Amazon’s Prime Air Encroaching on Turf Dominated by FedEx and UPS

With a growing fleet of Boeing 767s, and big plans for drone deliveries, is the package delivery landscape poised for a transformative shakeup?

Amazon Prime Air 767

Amazon unveils its new "Prime Air" branded Boeing 767 airplane at Seafair

Amazon's fleet of Prime Air branded Boeing 767s is expected to grow to 40 aircraft.Amazon

Look out, FedEx and UPS. Prime Air is here.

Jeff Bezos’ is getting into the package delivery business in a big way with the public unveiling of its first Boeing 767 in a fleet of Prime Air branded cargo airplanes in Seattle for a service that is expected to grow to 40 aircraft.

The e-commerce giant, which has helped fuel growth at FedEx and United Parcel Service, now wants in on the action. And some are even asking whether Bezos’ big bet on aviation, first with cargo planes and soon possibly with drones, could transform the package-delivery business model.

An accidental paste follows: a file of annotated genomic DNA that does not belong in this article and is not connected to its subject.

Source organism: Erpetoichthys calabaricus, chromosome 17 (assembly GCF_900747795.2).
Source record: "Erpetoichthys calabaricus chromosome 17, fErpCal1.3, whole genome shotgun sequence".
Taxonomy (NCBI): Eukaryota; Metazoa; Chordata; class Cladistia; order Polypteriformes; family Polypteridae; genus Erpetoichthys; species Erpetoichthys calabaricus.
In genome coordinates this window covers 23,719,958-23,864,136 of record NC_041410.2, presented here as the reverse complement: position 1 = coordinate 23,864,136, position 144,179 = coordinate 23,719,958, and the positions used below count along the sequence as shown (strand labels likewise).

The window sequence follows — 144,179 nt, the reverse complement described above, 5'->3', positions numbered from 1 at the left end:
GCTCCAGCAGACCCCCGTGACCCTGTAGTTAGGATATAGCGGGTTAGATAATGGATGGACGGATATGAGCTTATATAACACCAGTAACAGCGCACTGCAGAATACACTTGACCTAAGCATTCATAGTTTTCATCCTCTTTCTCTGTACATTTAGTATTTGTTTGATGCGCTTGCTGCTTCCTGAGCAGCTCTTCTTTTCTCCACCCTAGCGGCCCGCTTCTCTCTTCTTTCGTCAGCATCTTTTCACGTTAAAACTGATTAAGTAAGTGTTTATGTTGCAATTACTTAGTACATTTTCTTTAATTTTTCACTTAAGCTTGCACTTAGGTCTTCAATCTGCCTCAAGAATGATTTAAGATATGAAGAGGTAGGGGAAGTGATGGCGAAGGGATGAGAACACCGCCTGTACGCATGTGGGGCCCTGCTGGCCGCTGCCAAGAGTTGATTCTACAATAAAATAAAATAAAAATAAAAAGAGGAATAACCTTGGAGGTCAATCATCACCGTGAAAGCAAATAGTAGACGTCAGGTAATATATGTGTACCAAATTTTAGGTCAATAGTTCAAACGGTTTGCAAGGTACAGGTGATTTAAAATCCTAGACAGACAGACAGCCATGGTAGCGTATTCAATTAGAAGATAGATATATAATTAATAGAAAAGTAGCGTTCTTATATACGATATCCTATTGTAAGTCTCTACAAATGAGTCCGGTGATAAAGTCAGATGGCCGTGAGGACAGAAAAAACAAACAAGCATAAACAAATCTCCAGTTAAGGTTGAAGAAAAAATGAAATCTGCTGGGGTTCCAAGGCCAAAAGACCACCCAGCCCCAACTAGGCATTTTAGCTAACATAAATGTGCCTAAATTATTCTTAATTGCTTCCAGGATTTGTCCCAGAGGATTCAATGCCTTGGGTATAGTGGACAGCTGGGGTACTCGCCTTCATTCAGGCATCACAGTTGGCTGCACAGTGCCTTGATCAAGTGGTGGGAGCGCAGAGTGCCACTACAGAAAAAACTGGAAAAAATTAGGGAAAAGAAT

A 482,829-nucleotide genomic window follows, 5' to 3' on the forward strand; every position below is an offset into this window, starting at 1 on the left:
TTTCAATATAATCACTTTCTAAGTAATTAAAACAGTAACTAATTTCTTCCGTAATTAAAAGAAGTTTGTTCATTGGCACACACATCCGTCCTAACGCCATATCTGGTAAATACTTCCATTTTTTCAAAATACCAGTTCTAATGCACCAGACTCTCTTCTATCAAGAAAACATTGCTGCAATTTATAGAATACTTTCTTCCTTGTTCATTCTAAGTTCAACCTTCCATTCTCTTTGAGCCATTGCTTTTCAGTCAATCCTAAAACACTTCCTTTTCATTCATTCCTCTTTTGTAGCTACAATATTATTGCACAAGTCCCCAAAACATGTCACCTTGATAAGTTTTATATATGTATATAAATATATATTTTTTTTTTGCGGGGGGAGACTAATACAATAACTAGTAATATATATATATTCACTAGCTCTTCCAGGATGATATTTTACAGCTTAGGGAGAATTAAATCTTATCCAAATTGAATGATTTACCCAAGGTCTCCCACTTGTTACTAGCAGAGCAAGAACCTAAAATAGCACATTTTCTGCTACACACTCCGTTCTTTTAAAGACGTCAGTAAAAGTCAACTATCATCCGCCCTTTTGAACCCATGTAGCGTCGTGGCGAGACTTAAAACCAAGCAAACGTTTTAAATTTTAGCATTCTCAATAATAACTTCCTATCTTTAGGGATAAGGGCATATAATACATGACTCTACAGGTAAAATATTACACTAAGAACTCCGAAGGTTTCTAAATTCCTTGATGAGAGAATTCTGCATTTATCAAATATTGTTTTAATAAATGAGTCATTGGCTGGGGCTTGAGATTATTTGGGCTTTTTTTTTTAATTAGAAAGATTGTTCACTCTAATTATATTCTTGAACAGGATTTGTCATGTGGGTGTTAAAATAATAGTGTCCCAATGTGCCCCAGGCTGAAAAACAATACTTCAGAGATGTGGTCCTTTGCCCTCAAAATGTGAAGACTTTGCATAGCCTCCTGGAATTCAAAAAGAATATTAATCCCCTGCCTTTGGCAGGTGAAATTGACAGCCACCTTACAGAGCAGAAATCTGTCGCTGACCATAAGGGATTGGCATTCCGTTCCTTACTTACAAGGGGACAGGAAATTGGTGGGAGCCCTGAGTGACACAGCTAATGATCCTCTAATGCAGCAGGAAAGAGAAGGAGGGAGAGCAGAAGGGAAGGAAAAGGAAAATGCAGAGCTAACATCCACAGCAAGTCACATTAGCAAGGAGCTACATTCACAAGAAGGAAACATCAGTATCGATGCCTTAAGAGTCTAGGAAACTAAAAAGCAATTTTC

“Will Amazon Kill FedEx?” was the headline yesterday at for a piece that told the story of Prime Air’s quiet ascension. Amazon’s first-ever branded cargo plane, Amazon One, is a Boeing 767-300 operated by cargo service provider Atlas Air. This is one of dozens of airplanes Amazon will lease from Atlas Air and another partner, ATSG. Amazon is currently using 11 of the cargo jets and said it plans to roll out more planes in the fleet later this year.

Amazon insists it has no plan to fully replace its logistics partners. But with Amazon taking a sizable chunk of the market for itself, and with its ability to expand beyond its own Amazon Prime customer base, there’s no question FedEx and UPS are facing a potent new competitor.